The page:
Power to the people—that’s always been my jam. Instagram made photo adjustment mainstream. Now Snapchat is making photo manipulation mainstream.
Don’t believe me? On May 5 alone, 224 million people saw pictures of each other turned into taco-heads (below), each with a Taco Bell ad attached. Per AdWeek:
The average user played with Taco Bell’s ad for 24 seconds before sending it as a “snap.” In terms of unique plays—or the number of times individual people interacted with the ad—the campaign generated 12.5 years’ worth of play in a day.
Prior to that, on Super Bowl Sunday alone 165 million people saw images featuring a Gatorade dump. One can only guess how many swap faces, add masks, and share the results each day.
It makes me think of absurdist rock duo Tenacious D. Realizing that straight-faced metal can get only so hard (it eventually tops out with Norwegian cookie-monster vocals, etc.), they mastered that idiom, then busted right through the limits by making it insanely funny (and just insane). In the same way Snapchat combines technical excellence with a playful context. As a Taco Bell manager says,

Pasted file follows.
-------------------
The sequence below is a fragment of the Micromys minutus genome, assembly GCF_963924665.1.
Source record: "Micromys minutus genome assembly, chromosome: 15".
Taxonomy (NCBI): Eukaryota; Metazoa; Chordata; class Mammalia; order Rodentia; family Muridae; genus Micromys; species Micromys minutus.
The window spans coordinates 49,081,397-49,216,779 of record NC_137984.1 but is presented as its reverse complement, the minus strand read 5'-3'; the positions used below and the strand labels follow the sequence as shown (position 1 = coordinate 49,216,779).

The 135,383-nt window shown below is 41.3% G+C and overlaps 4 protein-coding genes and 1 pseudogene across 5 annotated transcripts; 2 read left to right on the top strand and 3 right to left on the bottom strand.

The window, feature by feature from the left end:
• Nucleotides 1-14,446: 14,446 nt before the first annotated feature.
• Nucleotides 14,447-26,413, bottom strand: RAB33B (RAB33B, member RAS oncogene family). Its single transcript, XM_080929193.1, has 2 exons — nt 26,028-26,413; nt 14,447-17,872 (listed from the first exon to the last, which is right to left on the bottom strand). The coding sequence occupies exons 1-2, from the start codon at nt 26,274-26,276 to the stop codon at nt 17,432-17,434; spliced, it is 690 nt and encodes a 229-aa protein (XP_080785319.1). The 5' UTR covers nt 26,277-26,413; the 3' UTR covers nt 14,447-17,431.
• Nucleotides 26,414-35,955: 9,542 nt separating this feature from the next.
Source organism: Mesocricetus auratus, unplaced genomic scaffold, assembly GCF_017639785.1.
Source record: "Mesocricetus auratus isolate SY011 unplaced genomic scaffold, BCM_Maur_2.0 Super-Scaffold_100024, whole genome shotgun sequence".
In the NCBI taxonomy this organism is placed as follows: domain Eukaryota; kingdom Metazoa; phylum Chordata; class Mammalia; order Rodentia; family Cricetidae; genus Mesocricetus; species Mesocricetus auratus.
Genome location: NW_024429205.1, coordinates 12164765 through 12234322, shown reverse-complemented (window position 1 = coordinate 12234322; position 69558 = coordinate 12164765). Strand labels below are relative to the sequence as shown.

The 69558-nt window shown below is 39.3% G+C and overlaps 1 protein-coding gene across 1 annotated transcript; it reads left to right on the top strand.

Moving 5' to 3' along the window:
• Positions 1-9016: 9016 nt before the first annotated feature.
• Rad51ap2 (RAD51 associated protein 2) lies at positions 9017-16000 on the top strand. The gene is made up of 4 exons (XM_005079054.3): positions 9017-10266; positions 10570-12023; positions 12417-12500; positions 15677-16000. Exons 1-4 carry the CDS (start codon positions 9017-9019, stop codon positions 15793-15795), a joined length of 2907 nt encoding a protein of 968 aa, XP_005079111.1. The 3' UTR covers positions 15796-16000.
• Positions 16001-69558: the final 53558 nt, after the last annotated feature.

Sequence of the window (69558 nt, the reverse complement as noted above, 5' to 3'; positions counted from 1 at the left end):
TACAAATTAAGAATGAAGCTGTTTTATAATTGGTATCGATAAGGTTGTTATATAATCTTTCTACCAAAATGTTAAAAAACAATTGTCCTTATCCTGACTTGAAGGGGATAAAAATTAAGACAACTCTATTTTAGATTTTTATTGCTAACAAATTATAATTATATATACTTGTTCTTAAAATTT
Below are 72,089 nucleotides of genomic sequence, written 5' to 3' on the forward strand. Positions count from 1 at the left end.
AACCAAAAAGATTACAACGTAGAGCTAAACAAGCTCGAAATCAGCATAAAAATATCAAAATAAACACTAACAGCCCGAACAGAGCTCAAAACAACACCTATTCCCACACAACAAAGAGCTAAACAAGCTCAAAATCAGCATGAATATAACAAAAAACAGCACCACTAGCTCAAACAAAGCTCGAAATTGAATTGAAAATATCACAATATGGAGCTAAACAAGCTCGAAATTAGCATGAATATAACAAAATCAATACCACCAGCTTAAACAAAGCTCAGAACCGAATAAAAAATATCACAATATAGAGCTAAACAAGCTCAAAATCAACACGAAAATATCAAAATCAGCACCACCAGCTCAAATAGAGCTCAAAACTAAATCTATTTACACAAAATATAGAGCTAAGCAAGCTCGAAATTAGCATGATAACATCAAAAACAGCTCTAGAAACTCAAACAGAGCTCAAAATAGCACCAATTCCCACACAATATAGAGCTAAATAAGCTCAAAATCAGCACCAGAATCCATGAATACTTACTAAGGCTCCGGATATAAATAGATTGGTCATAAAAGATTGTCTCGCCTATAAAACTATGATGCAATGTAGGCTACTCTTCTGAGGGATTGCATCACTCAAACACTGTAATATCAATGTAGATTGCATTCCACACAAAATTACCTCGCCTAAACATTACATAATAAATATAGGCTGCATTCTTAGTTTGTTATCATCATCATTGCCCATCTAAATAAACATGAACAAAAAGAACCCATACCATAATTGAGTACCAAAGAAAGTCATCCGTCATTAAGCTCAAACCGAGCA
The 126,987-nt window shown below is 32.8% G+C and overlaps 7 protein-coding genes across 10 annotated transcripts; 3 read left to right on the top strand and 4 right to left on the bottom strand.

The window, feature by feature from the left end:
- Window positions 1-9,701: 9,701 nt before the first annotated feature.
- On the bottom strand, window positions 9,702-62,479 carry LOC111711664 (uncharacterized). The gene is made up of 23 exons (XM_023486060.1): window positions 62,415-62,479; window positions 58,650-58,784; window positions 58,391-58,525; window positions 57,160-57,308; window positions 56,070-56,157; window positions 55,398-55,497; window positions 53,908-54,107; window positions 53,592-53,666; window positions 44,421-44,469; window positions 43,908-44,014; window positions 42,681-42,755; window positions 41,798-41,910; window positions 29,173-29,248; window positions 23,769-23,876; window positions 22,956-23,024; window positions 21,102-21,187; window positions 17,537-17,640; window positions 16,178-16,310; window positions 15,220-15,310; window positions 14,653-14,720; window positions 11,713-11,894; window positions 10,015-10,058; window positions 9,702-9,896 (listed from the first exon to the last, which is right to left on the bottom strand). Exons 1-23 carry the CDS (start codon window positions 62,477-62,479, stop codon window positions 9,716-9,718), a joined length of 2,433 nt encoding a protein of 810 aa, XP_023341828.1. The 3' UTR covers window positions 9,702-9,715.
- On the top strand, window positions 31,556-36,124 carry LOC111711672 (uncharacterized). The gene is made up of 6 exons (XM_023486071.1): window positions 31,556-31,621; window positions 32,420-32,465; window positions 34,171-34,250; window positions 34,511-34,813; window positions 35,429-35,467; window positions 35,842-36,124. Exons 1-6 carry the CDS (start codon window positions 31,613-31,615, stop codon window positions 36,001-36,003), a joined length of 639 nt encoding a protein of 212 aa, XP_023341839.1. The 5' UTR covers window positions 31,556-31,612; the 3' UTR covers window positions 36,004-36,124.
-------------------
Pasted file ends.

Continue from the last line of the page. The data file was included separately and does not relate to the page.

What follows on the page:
“The content is expected to be lightweight and humorous, and the platform empowers you to be nimble and efficient in creation… That doesn’t mean it’s not an artful craft, however.”
Earlier this year I wrote,
The genius of Instagram was in helping regular people be better. The genius of Snapchat was in letting people not care.
But that undersells their accomplishment. Context (expectations) + Power catalyzes creative output.
It’s very easy to look down one’s nose (“oh, it’s not really creative, you can do just whatever they spoon-feed you, disposible ≠ valuable”) and not be wholly wrong. Yet Snapchat has gotten hundreds of millions of people creating, and at a visual level that otherwise would have been completely out of reach. And that is power to the people.